Adam Marshall, NSW Member for Northern Tablelands.

He also made a bold prophecy: that the NSW New England region — an agricultural heartland — could become a net exporter of renewable energy. Jobs, local economic boosts, and low-cost energy would be the outcomes of change the state minister claimed was driven by community sentiment in a Climate Institute survey.

Heady stuff, especially considering Mr Marshall is a National Party MP in a region more clearly associated with its federal counterpart, coal-loving conformist Barnaby Joyce, who calls renewables “a religion”.

Lest Mr Joyce try to claim credit for Adam Marshall’s renewables pilgrimage — he’s not above attending photo opportunities at renewable project sod-turnings in the region — it’s time to consider what this identity crisis for New England Nationals means for the federal election.

True Believers

After working in rural media in the United Kingdom, North America and Australia I moved home to the New England region in 2017. One of the greatest surprises of my return were the regular sightings of wind turbines and solar arrays.

As I soon learned, the locals all know about our Chinese-backed renewables miracle even if the Canberra press bubble doesn’t join the dots and ask Barnaby Joyce about it. If you ever get around to driving to Inverell from Glen Innes along the Gwydir Highway you’ll see some of the most iconic grazing land in the region, with an increasing number of wind turbines and solar panels hiding in plain sight of some very high-profile renewables naysayers.

Perhaps the real miracle is that this stretch of country has given hope to those who believe the links between pollution of the soil, air and water and global warming.

But to turn this region into a true believer, New England voters need to decide if we want fossil fuel extraction in the energy plan, and someone is prepared to ask us: newly-announced independent candidate Adam Blakester wants to know what constituents think, in fact he’s prepared to create his policy platform on our views.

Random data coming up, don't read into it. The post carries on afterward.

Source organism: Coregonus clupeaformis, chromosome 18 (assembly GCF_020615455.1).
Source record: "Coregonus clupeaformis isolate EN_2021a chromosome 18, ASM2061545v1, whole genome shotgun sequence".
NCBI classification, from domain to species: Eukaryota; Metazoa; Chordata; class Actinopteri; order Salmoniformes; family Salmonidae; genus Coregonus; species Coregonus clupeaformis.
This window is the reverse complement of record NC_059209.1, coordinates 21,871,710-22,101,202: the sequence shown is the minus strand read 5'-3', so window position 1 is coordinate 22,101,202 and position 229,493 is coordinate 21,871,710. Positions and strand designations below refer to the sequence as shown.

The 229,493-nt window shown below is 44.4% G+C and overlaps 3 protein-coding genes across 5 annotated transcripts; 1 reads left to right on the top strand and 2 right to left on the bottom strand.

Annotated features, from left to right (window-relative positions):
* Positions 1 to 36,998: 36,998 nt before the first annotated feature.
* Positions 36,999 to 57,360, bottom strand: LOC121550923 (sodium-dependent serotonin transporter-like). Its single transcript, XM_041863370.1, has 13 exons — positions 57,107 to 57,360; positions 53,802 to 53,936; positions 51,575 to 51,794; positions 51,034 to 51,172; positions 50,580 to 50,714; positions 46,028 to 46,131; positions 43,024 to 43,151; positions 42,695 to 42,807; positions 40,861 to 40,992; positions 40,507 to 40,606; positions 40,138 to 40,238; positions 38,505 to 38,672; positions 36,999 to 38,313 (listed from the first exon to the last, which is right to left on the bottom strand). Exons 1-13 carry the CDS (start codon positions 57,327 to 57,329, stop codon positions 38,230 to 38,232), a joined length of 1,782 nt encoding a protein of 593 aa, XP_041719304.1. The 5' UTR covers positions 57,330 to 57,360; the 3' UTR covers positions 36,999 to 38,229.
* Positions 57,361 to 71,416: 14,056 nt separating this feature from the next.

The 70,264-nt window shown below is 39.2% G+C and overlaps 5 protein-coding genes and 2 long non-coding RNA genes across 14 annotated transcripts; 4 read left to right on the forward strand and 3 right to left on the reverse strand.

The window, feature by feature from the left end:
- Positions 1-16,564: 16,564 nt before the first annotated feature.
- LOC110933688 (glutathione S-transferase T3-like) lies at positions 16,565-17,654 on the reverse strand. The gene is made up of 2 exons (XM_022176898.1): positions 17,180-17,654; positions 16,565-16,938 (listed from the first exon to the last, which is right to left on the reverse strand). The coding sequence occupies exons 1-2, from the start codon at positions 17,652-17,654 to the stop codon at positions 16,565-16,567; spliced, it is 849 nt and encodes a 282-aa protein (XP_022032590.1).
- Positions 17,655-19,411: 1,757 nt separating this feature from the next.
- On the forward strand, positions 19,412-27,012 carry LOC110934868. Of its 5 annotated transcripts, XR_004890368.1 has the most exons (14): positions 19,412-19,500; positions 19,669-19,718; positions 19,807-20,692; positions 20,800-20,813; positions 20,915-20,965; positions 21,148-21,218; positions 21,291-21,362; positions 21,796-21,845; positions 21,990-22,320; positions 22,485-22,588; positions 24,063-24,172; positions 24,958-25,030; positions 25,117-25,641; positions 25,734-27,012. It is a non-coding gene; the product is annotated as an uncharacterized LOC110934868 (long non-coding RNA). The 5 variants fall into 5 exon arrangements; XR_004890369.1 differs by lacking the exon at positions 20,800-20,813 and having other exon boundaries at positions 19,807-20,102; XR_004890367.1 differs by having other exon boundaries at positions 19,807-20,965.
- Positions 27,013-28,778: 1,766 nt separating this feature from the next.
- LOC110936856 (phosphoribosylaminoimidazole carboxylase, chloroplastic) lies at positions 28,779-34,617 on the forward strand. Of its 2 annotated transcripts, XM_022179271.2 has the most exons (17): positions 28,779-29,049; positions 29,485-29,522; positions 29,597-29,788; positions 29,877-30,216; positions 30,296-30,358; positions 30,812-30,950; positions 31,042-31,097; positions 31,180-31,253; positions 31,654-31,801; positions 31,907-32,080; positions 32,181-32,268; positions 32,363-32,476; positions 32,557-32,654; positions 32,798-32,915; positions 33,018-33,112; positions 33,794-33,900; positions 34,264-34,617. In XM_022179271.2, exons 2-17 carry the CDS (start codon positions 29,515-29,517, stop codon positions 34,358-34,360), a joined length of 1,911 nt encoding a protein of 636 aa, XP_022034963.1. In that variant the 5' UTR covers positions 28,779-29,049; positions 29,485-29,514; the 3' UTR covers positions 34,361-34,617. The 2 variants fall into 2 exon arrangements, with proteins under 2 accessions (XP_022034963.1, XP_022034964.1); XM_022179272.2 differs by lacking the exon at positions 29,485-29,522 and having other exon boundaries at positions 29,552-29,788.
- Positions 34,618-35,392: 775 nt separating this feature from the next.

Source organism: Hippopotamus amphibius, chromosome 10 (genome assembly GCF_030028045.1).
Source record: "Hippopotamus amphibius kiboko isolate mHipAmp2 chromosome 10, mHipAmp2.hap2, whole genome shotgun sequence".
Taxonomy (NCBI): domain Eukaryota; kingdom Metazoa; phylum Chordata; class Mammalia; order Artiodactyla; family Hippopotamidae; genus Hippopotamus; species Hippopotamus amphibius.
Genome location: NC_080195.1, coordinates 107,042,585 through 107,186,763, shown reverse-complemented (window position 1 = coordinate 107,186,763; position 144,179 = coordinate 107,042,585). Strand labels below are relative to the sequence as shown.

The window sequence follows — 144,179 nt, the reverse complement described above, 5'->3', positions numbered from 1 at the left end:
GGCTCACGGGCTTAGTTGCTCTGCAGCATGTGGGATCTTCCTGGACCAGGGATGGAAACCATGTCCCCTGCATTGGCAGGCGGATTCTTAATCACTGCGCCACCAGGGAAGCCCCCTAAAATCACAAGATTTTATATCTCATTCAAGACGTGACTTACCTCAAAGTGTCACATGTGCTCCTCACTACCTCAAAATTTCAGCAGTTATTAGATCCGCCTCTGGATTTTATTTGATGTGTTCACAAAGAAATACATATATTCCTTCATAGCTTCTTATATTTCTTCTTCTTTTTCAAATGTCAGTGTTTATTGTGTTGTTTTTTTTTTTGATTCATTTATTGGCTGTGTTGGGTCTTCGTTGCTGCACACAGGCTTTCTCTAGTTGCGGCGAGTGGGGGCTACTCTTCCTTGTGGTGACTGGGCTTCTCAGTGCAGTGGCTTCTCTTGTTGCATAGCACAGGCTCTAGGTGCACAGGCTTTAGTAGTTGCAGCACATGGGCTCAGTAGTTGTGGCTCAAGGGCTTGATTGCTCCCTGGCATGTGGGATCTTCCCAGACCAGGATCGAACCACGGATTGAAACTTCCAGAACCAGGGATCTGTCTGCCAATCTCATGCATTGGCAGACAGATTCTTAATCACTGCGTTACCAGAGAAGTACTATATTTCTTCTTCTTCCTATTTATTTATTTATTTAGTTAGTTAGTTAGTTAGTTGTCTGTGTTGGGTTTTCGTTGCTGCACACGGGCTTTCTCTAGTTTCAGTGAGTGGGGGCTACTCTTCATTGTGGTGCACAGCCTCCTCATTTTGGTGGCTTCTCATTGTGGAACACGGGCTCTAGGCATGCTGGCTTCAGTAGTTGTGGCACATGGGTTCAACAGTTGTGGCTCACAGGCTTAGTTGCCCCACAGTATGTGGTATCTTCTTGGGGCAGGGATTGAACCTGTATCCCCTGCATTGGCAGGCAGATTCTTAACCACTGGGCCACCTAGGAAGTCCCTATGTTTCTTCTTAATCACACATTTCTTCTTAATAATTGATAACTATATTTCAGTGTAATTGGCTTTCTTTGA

It’s an unexpectedly abstract start to what may prove to be a refreshing campaign.

Sacred Ground

Without ruling out extractive industries, Adam Marshall, who also serves as NSW Parliamentary Secretary for Renewable Energy, stated: “I’m all for a sensible energy mix,” in his 2018 piece.

Agnostic, yes. Renewables purist, no; although his plan for the region to export renewable energy hints at the New England doing its fair share of heavy lifting in national electricity generation in years to come. If we punch above our weight with wind turbines and solar panels, surely that means we won’t have to allow more coal and coal seam gas (CSG)?

Independent candidate Adam Blakester.

Mr Blakester has sat at the table with Mr Marshall in this space, whereas Mr Joyce is firmly on the record as pro-fossil fuels. In 2018 he headed an inquiry into the mining sector aimed at increasing community benefits. As recently as the Wentworth by-election he was calling for the Snowy Hydro 2.0 project to be scrapped and the savings used to fund new coal-fired power stations.

Apart from publicly defending prime agricultural land at threat from the Shenhua Watermark project’s plan to mine coal on the Liverpool Plains, Mr Joyce prevaricates on how much extraction should be allowed in New England. A public spat with former independent member for New England Tony Windsor during the 2016 election campaign was fought around accusations about mining affiliations.

So the sacred centre ground on fossil fuels is available for Mr Blakester to occupy, although he’s waiting to see if New England voters will lead him there.

Energy Battleground

The city of Tamworth had strong leadership on energy innovation well over a century ago when it embraced a new form of power. The town was the first in Australia to generate electrical street lighting, in 1888, replacing gaslight with a municipal power supply. Advocated by mayor Elizabeth Piper, that push was bitterly fought through a local media war fuelled by vested interests.

We’re back on similar battle lines, although the benefits of new energy generation are only just starting to show. Community grants have been rolling out of the wind farm projects, and a recent NSW Valuer-General’s report attributed a 3.5 per cent increase in residential land values for the Inverell Shire area to increased demand due to wind farm projects in the region.

However, the more pressing issue for New England right now is the ongoing drought.

Pray For Rain

On what seems to be an unfolding tour of the region to launch his campaign, Mr Blakester will be unable to avoid climate talk. From the ranges above the Northern Rivers in the east, to the Western Slopes and Plains, we’re seeing local mass fish deaths and intense bushfires during such a severe lack of rain that it’s hard to find consensus on whether conditions signify the new normal or just business as usual in a dry spell.

Still, it’s positive to see our electoral options expand since country Labor announced its candidate Yvonne Langenberg in June, 2018 and Barnaby Joyce was preselected unopposed.

Adam Blakester’s public-vote approach to leadership is innovative, although starting with a blank policy canvas is a high-stakes move.

The non-executive Lock The Gate director has a track record in the sustainable governance and worked extensively on the New England Sustainability Strategy (NESS) with the company he serves as executive director of: Starfish Initiatives.

But what happens if this region’s voters tell him we want to extend our faith to, say, CSG?